With vacation Bible school and the annual fall festival behind you, resist the temptation to put away the pumpkins and scarecrows and pull out the Nativity scenes. There are several reasons why Thanksgiving should receive more than a nod on the church calendar:
- Gratitude is an integral part of God’s word. Giving thanks is commanded in the Old Testament and New Testament. The term “thanks” appears 100 times in the King James version of the Bible, and “give thanks” appears 48 times.
- Expressing gratitude has been scientifically proven to improve physical, mental and spiritual health.
- Psychological research indicates that grateful people are more likely to give back to their communities and beyond. In essence, being thankful helps motivate people to do for others.
Lingering COVID-19 concerns in some areas may be putting a damper on plans for a traditional communal Thanksgiving meal or other large in-person gathering. If that’s the case for your church, consider trying a few of these creative ideas to celebrate Thanksgiving this year.
Adopt a friend
Encourage members of your congregation to invite someone new to their individual Thanksgiving celebrations. Use a free service such as SignUp.com or VolunteerSignup.org to organize an adopt-a-friend program. Ask members to sign up to be a guest or host a guest.
Bless a traveler
What could be a better gift for a traveler than a free ride? Purchase and hand out gift cards for Uber, Lift or taxi services to provide free rides from the airport or bus station courtesy of your church.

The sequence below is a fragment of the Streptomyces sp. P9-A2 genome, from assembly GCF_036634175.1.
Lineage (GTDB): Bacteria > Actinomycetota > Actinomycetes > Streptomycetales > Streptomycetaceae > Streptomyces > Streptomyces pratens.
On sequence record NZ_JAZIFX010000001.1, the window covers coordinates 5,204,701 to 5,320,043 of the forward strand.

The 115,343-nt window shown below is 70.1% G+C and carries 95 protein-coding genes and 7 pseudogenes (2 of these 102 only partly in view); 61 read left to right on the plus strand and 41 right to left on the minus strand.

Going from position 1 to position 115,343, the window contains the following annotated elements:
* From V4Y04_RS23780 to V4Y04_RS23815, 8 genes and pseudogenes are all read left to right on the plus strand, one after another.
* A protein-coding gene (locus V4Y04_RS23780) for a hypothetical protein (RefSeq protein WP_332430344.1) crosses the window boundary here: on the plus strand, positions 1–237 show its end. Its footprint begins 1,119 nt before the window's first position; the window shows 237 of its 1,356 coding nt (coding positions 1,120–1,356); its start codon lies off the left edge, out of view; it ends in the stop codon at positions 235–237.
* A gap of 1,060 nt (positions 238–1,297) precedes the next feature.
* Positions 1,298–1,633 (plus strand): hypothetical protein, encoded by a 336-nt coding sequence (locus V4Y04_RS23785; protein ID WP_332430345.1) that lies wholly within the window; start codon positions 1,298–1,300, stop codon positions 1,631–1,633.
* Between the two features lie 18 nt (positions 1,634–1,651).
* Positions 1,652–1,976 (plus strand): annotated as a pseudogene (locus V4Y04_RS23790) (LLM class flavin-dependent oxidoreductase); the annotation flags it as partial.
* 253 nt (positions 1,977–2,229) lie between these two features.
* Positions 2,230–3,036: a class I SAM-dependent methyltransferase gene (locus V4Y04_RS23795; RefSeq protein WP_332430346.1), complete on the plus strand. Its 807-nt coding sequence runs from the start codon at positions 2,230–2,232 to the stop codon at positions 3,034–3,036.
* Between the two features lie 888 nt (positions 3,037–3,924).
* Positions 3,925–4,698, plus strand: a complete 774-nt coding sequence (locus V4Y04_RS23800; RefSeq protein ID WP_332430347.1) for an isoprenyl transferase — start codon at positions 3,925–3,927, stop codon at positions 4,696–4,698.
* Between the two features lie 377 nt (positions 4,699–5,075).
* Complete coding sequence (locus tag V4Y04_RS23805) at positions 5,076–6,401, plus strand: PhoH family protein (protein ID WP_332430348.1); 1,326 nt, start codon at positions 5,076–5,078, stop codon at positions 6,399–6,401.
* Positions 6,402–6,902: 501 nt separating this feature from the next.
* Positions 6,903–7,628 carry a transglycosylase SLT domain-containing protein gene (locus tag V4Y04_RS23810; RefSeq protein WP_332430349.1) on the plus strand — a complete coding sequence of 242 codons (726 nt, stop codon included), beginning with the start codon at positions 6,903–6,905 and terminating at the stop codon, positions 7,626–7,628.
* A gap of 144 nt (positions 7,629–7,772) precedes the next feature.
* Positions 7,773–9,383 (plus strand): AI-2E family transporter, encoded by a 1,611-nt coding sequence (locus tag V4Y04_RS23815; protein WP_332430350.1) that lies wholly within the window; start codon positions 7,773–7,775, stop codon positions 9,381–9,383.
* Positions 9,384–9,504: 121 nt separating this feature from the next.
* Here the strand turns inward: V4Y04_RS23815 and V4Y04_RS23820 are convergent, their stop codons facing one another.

If there are members of your congregation who are employed as drivers, you may be able to team up to pay for rides directly. If your church doesn’t have the budget for that type of expense, recruit volunteers who can provide rides.
Create a Thanksgiving keepsake
Purchase a large high-quality banner with the name of your church and lots of white space. Display it in the lobby on a table along with permanent markers. Ask members of your congregation to decorate a standing or hanging banner with spiritual thanksgivings. Plan to display the banner each Thanksgiving season. The same idea can be applied to a white tablecloth or flag.
On the Sunday before Thanksgiving, devote the entire service to a Thanksgiving ceremony, or host a brief in-person or online service on Thanksgiving morning. Include a Thanksgiving prayer and Scripture reading.
Ask members to consider how they can express their gratitude and give back to Christian ministries, churches or individuals who have contributed to their spiritual well-being. Encourage them to bless an organization or person with a financial gift during November.
Engage your online friends with Thanksgiving memes, quotes and Scripture. Post questions and give social media audiences the opportunity to publicly share things for which they are thankful. Include links to songs, sermons, prayers, podcasts and devotions that encourage thankfulness. Highlight resources for celebrations in the home.
Send Thanksgiving cards
Mark one December to-do item off your list. Send Thanksgiving cards instead of Christmas cards. Small groups can host card parties to write and send cards. Churches may want to send postcards or Thanksgiving-themed invitations.
Children and creative adults may even want to make their own. If you want to save on postage, check out the many online greeting card companies. Some options are even free.
Don’t forget the food
Most people still associate Thanksgiving with a good meal. Even if your church forgoes a large gathering, you can help members of your congregation break bread together by:
- Encouraging small groups to host meals.
- Hosting a food drive. Pair congregants to assemble and deliver food boxes. Encourage them to go out to lunch after making their delivery.
- Having a progressive meal for singles.
- Having a church picnic. Provide box lunches or ask everyone to bring their own food. Provide live music, a special Scripture reading and prayer.
- Blessing your members with $5 gift cards to a local restaurant or coffee shop. (This could even be a coupon for your in-church cafe if you have one.)
Whether you go big or go small, don’t skip over Thanksgiving. It’s a time to be grateful, a time to be glad and a time for celebration.